Who Will Win: The Bourne Ultimatum (2007): Christopher Rouse
Oscar likes quick cuts. We have a winner!

Who Deserves to Win: No Country for Old Men (2007): Ethan Coen, Joel Coen
The more I think about No Country, the better I think it is. Really, can anyone find anything reasonably objectionable about the movie?!

Best Achievement in Cinematography

The Assassination of Jesse James by the Coward Robert Ford (2007): Roger Deakins
Atonement (2007): Seamus McGarvey
No Country for Old Men (2007): Roger Deakins
Diving Bell and the Butterfly, The (2007): Janusz Kaminski
There Will Be Blood (2007): Robert Elswit

Who Will Win: There Will Be Blood (2007): Robert Elswit
Ah, the Academy will have a choice between TWO Roger Deakins’ movies… and choose neither! Voters will most likely be yelling, “Drainage!” as they vote in this category…

Who Deserves to Win: There Will Be Blood (2007): Robert Elswit
…and maybe they would be right. Even though I didn’t care for Blood, it’s images are astounding. This is a close call, because No Country and Assassination all have gorgeous shots throughout. I wouldn’t cry if any of these won (except for Diving Bell), but Blood is my personal pick.

Best Writing, Screenplay Based on Material Previously Produced or Published

Atonement (2007): Christopher Hampton
Away from Her (2006): Sarah Polley
Diving Bell and the Butterfly, The (2007): Ronald Harwood
No Country for Old Men (2007): Joel Coen, Ethan Coen
There Will Be Blood (2007): Paul Thomas Anderson

Who Will Win: No Country for Old Men (2007): Joel Coen, Ethan Coen
Although my personal choice and predicted Oscar winner don’t match for a bunch of these categories, I think the deserved will win.

Who Deserves to Win: No Country for Old Men (2007): Joel Coen, Ethan Coen
The film is so well written (I wouldn’t call it “perfect,” but very well done indeed), and it blows the others out of the water. Atonement‘s limited point-of-view works beautifully and comes close, but No Country outranks it only slightly.

Best Writing, Screenplay Written Directly for the Screen

Juno (2007): Diablo Cody
Lars and the Real Girl (2007): Nancy Oliver
Michael Clayton (2007): Tony Gilroy
Ratatouille (2007): Brad Bird
The Savages (2007): Tamara Jenkins

Who Will Win: Juno (2007): Diablo Cody
Maybe it’s a long shot, but I can see this Cinderella story going all the way. An ex-stripper writers a cute little story about a girl who gets pregnant and makes it all the way to the Oscars. Really, could the fairy tale end any better?

Who Deserves to Win: Ratatouille (2007): Brad Bird
I have yet to see The Savages. Of the others, though, the best writing came from Ratatouille. Sure, Michael Clayton was labyrinthine, but it was nothing more than a well-done generic thriller in the style of the 1970s paranoia thrillers. Ratatouille would also be my pick for best film of the bunch.

Best Achievement in Directing

Paul Thomas Anderson for There Will Be Blood (2007)
Ethan Coen, Joel Coen for No Country for Old Men (2007)
Tony Gilroy for Michael Clayton (2007)
Jason Reitman for Juno (2007)
Julian Schnabel for Scaphandre et le papillon, Le (2007)

Who Will Win: Ethan Coen, Joel Coen for No Country for Old Men (2007)
Once again, it’s “time.” (The duo won previously for original screenplay for Fargo, but they haven’t won anything yet for directing.) I think this will be another year in which Oscar tries to spread the awards out evenly.

Who Deserves to Win: Ethan Coen, Joel Coen for No Country for Old Men (2007)
Joe Wright should’ve been nominated for Atonement, but this isn’t the place for my complaints. I should praise who is nominated, and even if Wright was nominated, I would still pick the Coens for their masterful command of their style in No Country for Old Men.Best Performance by an Actress in a Supporting Role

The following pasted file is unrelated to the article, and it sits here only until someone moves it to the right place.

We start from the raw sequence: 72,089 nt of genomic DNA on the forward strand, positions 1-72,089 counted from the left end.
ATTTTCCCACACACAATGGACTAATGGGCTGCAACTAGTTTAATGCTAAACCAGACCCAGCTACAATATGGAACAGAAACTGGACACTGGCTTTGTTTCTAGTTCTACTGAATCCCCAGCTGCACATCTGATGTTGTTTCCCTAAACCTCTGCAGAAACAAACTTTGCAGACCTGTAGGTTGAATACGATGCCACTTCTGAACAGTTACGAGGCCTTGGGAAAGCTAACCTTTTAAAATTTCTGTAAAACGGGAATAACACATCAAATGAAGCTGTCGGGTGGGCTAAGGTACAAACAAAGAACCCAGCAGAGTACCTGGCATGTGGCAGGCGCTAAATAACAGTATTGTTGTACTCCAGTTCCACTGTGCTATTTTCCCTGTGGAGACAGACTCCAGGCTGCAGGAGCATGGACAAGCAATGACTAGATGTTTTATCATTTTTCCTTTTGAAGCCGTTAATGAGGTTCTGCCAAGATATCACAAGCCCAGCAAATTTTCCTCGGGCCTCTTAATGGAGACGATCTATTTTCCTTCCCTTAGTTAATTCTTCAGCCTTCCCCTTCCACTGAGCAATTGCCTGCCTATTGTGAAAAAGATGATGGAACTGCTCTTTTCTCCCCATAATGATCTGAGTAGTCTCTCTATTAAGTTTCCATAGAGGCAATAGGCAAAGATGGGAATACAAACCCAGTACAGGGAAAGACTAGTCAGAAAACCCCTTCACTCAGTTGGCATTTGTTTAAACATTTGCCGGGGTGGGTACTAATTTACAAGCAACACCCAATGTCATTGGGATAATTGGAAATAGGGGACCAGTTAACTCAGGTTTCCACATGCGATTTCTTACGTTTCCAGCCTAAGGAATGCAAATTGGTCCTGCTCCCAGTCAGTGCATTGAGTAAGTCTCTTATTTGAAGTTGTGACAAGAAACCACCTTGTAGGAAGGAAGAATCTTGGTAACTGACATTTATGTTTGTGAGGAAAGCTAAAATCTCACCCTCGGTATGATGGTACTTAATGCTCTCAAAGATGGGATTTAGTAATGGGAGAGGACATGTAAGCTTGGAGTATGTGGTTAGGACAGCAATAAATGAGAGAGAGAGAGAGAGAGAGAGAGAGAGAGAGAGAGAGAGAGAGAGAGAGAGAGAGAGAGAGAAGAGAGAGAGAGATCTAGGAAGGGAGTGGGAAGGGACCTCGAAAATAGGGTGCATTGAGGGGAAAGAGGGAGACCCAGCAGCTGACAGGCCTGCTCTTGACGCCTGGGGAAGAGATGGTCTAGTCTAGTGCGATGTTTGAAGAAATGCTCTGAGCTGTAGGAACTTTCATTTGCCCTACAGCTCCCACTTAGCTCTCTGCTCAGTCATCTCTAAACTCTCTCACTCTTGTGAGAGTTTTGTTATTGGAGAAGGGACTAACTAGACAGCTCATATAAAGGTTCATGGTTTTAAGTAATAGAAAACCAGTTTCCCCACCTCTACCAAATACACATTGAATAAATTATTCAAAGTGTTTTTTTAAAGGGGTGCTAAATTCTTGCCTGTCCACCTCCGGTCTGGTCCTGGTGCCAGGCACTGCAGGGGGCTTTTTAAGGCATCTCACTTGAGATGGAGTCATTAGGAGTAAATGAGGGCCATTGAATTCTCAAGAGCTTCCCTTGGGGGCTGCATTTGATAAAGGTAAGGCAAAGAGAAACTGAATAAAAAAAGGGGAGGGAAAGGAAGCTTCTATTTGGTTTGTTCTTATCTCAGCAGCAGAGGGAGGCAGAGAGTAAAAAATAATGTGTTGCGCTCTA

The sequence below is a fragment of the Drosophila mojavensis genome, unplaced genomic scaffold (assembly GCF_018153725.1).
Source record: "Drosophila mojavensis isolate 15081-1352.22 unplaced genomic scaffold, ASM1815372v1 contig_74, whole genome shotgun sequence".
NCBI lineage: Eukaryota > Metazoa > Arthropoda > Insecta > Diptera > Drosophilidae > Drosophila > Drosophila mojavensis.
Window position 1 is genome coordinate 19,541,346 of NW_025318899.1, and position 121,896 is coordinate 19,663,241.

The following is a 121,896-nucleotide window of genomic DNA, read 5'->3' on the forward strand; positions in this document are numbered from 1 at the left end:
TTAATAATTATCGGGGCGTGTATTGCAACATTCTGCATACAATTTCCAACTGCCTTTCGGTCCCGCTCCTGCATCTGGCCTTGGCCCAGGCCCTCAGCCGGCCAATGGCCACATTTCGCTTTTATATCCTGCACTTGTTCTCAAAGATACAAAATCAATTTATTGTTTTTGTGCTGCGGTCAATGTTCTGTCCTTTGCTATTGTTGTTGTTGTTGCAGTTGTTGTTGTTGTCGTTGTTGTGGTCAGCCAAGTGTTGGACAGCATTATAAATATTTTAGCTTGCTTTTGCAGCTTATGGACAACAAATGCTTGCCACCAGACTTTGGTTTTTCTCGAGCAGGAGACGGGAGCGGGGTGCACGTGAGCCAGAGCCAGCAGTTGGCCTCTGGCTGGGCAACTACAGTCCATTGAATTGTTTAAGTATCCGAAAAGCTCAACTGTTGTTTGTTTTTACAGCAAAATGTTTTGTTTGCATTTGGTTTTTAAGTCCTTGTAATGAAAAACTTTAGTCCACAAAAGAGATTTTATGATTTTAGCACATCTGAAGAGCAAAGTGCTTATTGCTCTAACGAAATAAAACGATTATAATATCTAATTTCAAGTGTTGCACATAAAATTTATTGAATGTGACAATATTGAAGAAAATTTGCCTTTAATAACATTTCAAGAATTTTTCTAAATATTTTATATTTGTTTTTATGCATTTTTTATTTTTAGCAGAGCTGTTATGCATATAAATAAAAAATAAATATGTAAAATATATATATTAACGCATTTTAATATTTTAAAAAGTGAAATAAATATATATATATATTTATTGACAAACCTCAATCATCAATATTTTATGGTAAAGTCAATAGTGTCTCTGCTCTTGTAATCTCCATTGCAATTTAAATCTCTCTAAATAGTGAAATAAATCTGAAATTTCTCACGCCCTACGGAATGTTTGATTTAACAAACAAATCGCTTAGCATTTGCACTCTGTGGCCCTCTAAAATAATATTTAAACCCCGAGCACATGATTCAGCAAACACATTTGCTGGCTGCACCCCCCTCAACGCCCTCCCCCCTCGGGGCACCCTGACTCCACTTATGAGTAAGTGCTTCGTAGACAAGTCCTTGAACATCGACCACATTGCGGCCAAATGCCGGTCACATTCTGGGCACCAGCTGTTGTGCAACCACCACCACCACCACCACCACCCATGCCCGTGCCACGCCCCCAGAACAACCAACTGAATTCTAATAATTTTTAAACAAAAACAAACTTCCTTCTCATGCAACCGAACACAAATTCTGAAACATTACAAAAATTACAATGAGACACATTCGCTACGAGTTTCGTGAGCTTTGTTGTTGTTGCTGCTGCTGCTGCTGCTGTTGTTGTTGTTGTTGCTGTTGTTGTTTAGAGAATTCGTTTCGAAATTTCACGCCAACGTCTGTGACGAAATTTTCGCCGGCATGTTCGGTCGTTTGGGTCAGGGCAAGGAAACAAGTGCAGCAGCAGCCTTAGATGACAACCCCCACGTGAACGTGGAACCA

Cate Blanchett for I’m Not There. (2007)
Ruby Dee for American Gangster (2007)
Saoirse Ronan for Atonement (2007)
Amy Ryan for Gone Baby Gone (2007)
Tilda Swinton for Michael Clayton (2007)

Who Will Win: Amy Ryan for Gone Baby Gone (2007)
She’s been in movies before, but Ryan isn’t a household name, and the Academy likes making actors household names overnight. (I guess they think it gives them some kind of indie cred.) The only other contender, Blanchett, just won a few years ago.

Who Deserves to Win: Amy Ryan for Gone Baby Gone (2007)
As good as Blanchett is as one of the facets of Bob Dylan, Ryan is fascinating in her trashy role in the Boston-set tale. And she’s so different than in two other movies I saw her in this year (Before the Devil Knows You’re Dead and Dan in Real Life) that I didn’t even recognize here in Gone Baby Gone. A fantastic (and Oscar-worthy) job.

Best Performance by an Actor in a Supporting Role

Casey Affleck for The Assassination of Jesse James by the Coward Robert Ford (2007)
Javier Bardem for No Country for Old Men (2007)
Philip Seymour Hoffman for Charlie Wilson’s War (2007)
Hal Holbrook for Into the Wild (2007)
Tom Wilkinson for Michael Clayton (2007)

Who Will Win: Javier Bardem for No Country for Old Men (2007)
Tom Wilkinson did some overacting for Michael Clayton(which is pure Oscar bait), but Javier Bardem really nailed the part of Anton Chigurh, a ruthless killer who gets rid of anyone standing in his way.

Who Deserves to Win: Casey Affleck for The Assassination of Jesse James by the Coward Robert Ford (2007)
I didn’t care for the movie, but Affleck really showed what he is capable of as an actor. As J.K. Simmons said in Juno: “I didn’t know he had it in him.” (Question: Why wasn’t he nominated?)

Best Performance by an Actress in a Leading Role

Cate Blanchett for Elizabeth: The Golden Age (2007)
Julie Christie for Away from Her (2006)
Marion Cotillard for Vie en Rose, La (2007)
Laura Linney for The Savages (2007)
Ellen Page for Juno (2007)

Who Will Win:
This really is a tough one.

Who Deserves to Win: Julie Christie for Away from Her (2006)
La vie en roseis still in the same red Netflix envelope and on the same endtable as it was a month ago, so I can’t judge Cotillard’s role. (I should be watching it tonight, and I’ll have a post up soon if I do.) But Christie was fantastic in her role of a woman slowly falling victim to Alzheimer’s disease. The film felt a little manipulative in the second half, so while I don’t care deeply for the movie, Christie’s performance is undeniably powerful and breathtaking.